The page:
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David Dreman loves stocks - is scared to death of bonds. - Forbes

Dreman values stocks, "terrified of bonds"

Tue Jun 23, 2009 1:03pm EDT
 
 
By Walden Siew

NEW YORK (Reuters) - Noted value investor David Dreman said on Tuesday he is buying stocks but avoiding corporate bonds and U.S. Treasuries due to concerns about inflation.

"I'm terrified of bonds," Dreman, the chief investment officer at Dreman Value Management LLC, told Reuters. "I think we're going to have some of the worst inflation, with all the printing presses around the world running 24/7."

For fund managers who can invest in real estate, now may be a time to buy, he said.

"Probably the two worst investments over the past two, three years have been stocks and real estate," Dreman said. "They could be the best investments two or three years out."

Dreman said he does not invest in real estate, and he is also avoiding bonds, including corporate debt, Treasuries and TIPS, or Treasury Inflation-Protected Securities.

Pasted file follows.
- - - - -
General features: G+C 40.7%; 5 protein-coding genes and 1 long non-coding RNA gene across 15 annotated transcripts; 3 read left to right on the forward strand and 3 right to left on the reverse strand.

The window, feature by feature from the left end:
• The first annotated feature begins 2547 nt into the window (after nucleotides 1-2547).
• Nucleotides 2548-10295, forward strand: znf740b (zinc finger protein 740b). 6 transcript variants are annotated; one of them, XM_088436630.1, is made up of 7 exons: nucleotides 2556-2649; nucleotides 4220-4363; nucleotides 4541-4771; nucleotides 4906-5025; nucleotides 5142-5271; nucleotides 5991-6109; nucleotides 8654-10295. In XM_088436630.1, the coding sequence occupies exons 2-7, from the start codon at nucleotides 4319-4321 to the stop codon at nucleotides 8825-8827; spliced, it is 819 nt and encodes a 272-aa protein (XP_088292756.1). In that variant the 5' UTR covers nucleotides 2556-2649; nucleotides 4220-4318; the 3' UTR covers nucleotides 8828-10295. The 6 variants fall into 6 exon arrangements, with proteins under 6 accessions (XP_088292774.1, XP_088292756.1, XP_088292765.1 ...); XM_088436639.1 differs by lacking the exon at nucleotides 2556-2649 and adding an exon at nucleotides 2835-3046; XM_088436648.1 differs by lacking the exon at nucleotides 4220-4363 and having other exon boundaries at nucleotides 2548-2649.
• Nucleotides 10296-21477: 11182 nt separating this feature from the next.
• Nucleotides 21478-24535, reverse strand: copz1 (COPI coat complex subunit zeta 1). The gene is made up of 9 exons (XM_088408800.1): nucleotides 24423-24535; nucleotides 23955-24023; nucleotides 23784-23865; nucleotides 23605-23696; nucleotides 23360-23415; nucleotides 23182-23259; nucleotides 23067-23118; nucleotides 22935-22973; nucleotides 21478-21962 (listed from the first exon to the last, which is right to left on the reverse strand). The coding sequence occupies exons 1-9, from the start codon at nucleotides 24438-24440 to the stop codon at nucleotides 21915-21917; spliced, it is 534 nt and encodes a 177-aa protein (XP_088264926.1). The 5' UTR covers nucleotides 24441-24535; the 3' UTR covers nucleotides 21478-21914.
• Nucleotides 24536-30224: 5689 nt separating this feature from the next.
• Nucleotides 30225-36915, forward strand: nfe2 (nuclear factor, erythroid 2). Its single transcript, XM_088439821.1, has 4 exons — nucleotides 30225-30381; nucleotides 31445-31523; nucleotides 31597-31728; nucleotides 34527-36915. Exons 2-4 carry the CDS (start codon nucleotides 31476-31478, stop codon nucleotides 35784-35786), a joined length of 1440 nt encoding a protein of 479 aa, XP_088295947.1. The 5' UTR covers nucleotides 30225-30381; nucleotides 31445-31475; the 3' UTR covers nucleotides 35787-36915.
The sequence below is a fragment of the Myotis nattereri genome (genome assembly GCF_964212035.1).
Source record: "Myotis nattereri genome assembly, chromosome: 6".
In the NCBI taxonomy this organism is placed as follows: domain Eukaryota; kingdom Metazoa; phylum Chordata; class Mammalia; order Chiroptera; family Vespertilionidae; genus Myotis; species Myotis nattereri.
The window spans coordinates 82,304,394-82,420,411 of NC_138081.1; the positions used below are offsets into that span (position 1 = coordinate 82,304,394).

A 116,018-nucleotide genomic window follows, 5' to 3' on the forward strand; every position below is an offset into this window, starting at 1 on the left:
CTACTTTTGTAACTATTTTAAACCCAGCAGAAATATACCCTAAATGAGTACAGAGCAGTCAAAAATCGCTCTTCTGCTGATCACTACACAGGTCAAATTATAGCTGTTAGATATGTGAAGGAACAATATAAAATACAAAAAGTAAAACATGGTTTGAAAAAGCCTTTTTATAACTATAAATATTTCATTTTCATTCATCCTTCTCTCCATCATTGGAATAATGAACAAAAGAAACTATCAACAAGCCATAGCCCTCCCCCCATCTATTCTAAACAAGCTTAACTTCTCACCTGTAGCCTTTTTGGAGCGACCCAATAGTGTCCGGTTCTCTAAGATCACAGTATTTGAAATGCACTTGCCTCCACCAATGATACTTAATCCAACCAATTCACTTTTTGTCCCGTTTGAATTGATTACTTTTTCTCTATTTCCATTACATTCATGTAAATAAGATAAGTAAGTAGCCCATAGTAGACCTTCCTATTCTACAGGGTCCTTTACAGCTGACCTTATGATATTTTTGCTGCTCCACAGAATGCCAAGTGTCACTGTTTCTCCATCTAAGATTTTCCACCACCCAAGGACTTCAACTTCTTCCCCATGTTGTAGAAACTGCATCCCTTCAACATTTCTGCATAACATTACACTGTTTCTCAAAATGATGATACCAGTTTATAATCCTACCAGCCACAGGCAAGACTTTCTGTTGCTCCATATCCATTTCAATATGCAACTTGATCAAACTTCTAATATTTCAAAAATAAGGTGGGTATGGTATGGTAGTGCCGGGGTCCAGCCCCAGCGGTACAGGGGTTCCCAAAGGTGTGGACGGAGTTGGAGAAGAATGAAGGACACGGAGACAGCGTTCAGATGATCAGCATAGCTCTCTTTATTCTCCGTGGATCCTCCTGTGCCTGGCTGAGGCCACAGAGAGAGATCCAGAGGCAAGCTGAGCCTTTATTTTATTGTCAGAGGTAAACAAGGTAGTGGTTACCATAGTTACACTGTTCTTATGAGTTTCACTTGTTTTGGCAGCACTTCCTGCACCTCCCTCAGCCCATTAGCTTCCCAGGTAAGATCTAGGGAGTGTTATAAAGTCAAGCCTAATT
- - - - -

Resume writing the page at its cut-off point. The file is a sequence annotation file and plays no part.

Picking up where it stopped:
"People are starting to worry about inflation," he said in New York, on the sidelines of a conference sponsored by the New York Society of Security Analysts and Thomson Reuters. "Even TIPS you have to pay taxes on them."

A U.S. recession that has lasted about 18 months is nearly over, he said, but problems in the banking sector are likely to linger, he said.

"I think we come off a bottom, but it's probably going to take a couple of years before we get out of this, or have the banking problem solved," Dreman said. "That's still what we're working through and what's being done."

Dreman cut staff from his Dreman Value management company in May after poor performance in 2008 cost him one of his biggest clients, DWS Investments.

The DWS Dreman High Return Fund KDHAX.O that he managed for DWS Investments fell 45.5 percent in 2008, spurring DWS to fire him in April. He bought a number of stocks that seemed cheap, such as Fannie Mae (FNM.P) (FNM.N) and Freddie Mac (FRE.P) (FRE.N), but they declined in price.

Year-to-date through Monday, the fund is down about 2 percent, roughly average performance compared with its peers, but underperforming the Standard & Poor's 500 Index .SPX, which is up 0.2 percent.